Shorter than a Starbucks Latte Order

Posted in Physical Security Infrastructure, Shouldn't Be Vulnerable on November 30th, 2011 by Rodney

We encountered a security video camera failure recently. Check your computer, this post really is being written in 2011. They parked me at an empty table with a test network and a sample of the failing device. Not knowing how to connect to it, a small bit of network investigation was in order. NMAP, the universal source of network knowledge, was invoked. Nothing fancy, mind you. “nmap -sT” and “nmap -sU” is all I ever do. Keep it simple, let the NMAP elves guide me through what ports and protocols to exercise.

The camera crashed. The security video camera crashed with “nmap -sU”. Not some ninja-cool xml-encoded command line exploit magic. Just the vanilla set of UDP ports. Locked up the device, had to power cycle it.

Come on, folks, this is 2011. Crashing due to weird network input is certainly a problem we all have to worry about, but the nmap command to kill your device should be longer than the average Starbucks latte order.

Could I have a tall dry no-fat decaf udp port scan, followed by a sysDescr.0 SNMP query and response, please?

..and the AMI gear is on the same switch as…

Posted in Physical Security Infrastructure on November 21st, 2011 by Rodney

Nothing new but a decent summary of the state of cyber-security in the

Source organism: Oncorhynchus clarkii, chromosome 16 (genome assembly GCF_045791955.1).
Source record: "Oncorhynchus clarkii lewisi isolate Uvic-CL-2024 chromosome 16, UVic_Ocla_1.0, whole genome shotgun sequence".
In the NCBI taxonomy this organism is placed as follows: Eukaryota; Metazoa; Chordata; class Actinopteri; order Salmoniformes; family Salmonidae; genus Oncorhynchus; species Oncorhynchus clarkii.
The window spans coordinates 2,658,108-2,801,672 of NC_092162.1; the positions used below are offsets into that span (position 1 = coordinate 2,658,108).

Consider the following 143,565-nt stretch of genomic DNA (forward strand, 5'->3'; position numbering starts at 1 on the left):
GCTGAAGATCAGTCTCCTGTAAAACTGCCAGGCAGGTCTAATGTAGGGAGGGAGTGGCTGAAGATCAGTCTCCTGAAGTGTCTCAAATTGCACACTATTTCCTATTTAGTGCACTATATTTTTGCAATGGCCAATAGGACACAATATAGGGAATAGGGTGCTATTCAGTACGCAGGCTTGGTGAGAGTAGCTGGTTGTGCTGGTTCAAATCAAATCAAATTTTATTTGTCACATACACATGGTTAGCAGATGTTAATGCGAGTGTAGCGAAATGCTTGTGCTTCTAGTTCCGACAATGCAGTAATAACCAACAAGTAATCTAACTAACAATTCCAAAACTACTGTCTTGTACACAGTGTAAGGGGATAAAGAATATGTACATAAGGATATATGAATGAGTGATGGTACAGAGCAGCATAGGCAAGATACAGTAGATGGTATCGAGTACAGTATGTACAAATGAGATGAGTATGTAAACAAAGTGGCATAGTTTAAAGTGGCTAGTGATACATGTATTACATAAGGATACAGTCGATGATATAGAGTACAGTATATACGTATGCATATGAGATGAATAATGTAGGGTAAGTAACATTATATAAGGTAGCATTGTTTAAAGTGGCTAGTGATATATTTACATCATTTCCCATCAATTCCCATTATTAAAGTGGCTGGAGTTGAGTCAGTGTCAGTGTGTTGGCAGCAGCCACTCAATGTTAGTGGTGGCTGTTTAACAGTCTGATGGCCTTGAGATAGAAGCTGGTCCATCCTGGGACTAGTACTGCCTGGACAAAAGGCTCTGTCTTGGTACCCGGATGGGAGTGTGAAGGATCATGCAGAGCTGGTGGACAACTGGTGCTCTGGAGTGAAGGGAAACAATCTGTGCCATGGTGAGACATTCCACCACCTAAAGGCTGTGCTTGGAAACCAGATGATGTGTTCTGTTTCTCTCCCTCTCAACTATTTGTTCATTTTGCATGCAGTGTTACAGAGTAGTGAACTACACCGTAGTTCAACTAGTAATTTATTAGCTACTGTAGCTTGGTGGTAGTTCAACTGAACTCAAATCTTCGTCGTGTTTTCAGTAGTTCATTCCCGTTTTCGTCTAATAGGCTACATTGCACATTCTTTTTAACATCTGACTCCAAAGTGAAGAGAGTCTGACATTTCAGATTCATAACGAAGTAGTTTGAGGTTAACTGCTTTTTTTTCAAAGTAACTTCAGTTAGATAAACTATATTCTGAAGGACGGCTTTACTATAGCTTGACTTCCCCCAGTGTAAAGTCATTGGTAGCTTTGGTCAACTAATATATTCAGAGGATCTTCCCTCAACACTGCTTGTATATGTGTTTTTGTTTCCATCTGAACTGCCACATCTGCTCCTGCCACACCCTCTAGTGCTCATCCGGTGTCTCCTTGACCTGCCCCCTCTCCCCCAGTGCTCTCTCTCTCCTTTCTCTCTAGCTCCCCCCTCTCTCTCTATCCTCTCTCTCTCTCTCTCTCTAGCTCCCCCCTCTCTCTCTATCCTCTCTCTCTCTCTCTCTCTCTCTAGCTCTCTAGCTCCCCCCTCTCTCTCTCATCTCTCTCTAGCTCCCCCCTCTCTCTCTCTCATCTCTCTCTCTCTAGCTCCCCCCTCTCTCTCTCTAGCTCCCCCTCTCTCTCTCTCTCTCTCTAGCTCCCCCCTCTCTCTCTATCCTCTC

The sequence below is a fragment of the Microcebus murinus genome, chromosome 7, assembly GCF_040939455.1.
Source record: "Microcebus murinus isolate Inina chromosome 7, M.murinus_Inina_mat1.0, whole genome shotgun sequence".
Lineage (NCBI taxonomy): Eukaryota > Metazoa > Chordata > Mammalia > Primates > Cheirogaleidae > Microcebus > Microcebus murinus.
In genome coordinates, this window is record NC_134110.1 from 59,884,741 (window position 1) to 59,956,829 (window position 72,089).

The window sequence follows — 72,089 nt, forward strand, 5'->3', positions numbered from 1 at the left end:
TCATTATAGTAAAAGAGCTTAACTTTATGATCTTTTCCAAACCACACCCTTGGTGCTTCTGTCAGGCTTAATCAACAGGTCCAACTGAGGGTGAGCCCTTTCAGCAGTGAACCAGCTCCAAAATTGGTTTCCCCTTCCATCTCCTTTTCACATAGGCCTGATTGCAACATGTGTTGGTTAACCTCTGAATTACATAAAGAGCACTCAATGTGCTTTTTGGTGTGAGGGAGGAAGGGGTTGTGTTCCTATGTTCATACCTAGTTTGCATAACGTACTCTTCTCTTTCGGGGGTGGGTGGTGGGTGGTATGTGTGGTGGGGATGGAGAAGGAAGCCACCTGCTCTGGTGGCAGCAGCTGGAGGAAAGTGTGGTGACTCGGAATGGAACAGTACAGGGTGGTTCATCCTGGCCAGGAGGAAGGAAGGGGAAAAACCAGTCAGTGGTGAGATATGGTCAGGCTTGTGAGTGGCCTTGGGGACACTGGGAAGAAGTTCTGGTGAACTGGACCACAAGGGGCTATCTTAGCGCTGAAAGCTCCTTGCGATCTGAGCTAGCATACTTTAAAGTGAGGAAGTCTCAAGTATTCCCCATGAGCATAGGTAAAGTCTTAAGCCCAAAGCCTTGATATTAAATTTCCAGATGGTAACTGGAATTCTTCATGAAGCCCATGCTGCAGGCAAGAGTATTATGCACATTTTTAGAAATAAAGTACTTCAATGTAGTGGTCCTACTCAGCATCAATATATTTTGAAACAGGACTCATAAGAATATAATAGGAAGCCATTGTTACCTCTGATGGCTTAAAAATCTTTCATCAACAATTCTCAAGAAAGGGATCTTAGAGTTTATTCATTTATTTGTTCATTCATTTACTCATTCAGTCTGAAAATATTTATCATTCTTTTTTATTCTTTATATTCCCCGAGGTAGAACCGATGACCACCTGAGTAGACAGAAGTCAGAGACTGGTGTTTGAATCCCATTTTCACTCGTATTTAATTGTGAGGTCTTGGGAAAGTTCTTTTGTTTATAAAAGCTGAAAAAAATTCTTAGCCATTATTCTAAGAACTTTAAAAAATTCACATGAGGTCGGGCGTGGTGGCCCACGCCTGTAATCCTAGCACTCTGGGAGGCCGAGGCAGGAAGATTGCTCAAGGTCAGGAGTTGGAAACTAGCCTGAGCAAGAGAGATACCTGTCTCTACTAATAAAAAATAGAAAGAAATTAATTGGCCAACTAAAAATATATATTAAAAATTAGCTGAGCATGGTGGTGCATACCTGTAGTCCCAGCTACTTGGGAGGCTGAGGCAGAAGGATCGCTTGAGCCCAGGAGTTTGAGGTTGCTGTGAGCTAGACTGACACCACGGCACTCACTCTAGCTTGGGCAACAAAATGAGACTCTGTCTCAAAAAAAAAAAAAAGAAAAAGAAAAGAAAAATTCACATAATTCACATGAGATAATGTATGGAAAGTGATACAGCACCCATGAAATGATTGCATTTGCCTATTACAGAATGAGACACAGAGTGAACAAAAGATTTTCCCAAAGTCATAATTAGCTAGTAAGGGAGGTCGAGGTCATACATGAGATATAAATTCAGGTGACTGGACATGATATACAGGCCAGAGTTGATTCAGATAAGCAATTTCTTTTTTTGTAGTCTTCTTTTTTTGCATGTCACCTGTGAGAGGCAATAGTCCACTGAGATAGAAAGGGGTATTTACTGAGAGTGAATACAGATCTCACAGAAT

Energy space. No, it’s not just another replay of the “AMI is Hot this week, SCADA was Hot last week” NERC/CIP rant.

Remember, for every substation with AMI head-end gear, there’s some ill-secured SCADA gear, debatably hiding behind it’s not-really-obscure RS-232 cabling. And next to it, if they have an access control system, will be the network drop for the badge readers for the gate.

All on the same unmanaged switch, of course.

D/R 201: Maintain Fresh Batteries

Posted in Physical Security Infrastructure, Networking Faux Pas, Crypto Plumbing on May 30th, 2011 by Rodney

Years ago, at the dawn of the dot-Com age, when crypto was cool and Distinguished Names were already an arcane concept, there was a story, let’s be kind and say it’s an urban legend, about root keys.  In the early days you bought a BBN Safekeeper.  It kept the RSA private key safe.  It had a battery backup on the memory it used to store the keys (remember this would have been 1980’s tech.)

There was this story about how American Express bought a Safekeeper but forgot to change the batteries.  I’m not sure it’s true but it does point out the need for the key operator to follow policy and use the “split the key and save the parts in separate places” features of modern HSM solutions.

More generally, you should buy a UPS.  Or at least make sure someone’s making sure your expectations about continuous clean in-budget power are met.  Buy a UPS, make sure you plug into the “special” power strip in the Colo, confirm the D/R plan is NOT on your task list, or somehow think about it.  At least think about it for a moment.

Not the PowerPoint slide you wanted to share

Posted in Physical Security Infrastructure, Networking Faux Pas on December 6th, 2010 by Rodney

This is DEFINITELY not the PowerPoint slide you want shared at your next project postmortem meeting where you discuss poor estimates of project risk.

On the other hand, the next postmortem I have to attend is one of those “…and THAT is why I was standing in the data center in front of the Cisco switch, grumbling about change management” meetings and I SO am putting this image in my PowerPoint deck as a warning.  Something about letting those cowboys out in the Gulf play fast and loose with the tech…

Humble. Definition.

Posted in Physical Security Infrastructure on November 11th, 2010 by Rodney

What you feel when introduced to someone who served over 500 days in combat in World War II.